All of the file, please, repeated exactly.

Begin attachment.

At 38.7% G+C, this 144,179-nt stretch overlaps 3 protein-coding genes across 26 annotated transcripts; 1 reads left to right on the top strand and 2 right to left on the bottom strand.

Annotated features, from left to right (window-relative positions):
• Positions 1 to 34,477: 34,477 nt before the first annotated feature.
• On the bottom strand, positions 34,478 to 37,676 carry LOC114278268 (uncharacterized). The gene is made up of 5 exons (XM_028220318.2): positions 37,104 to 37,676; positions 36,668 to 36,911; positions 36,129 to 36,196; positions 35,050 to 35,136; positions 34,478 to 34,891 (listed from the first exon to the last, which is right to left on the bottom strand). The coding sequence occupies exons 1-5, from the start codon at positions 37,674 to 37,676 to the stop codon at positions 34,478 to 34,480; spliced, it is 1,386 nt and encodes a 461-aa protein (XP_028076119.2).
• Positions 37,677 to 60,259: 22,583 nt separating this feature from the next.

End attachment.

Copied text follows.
At 38.7% G+C, this 144,179-nt stretch overlaps 3 protein-coding genes across 26 annotated transcripts; 1 reads left to right on the top strand and 2 right to left on the bottom strand.

Annotated features, from left to right (window-relative positions):
• Positions 1 to 34,477: 34,477 nt before the first annotated feature.
• On the bottom strand, positions 34,478 to 37,676 carry LOC114278268 (uncharacterized). The gene is made up of 5 exons (XM_028220318.2): positions 37,104 to 37,676; positions 36,668 to 36,911; positions 36,129 to 36,196; positions 35,050 to 35,136; positions 34,478 to 34,891 (listed from the first exon to the last, which is right to left on the bottom strand). The coding sequence occupies exons 1-5, from the start codon at positions 37,674 to 37,676 to the stop codon at positions 34,478 to 34,480; spliced, it is 1,386 nt and encodes a 461-aa protein (XP_028076119.2).
• Positions 37,677 to 60,259: 22,583 nt separating this feature from the next.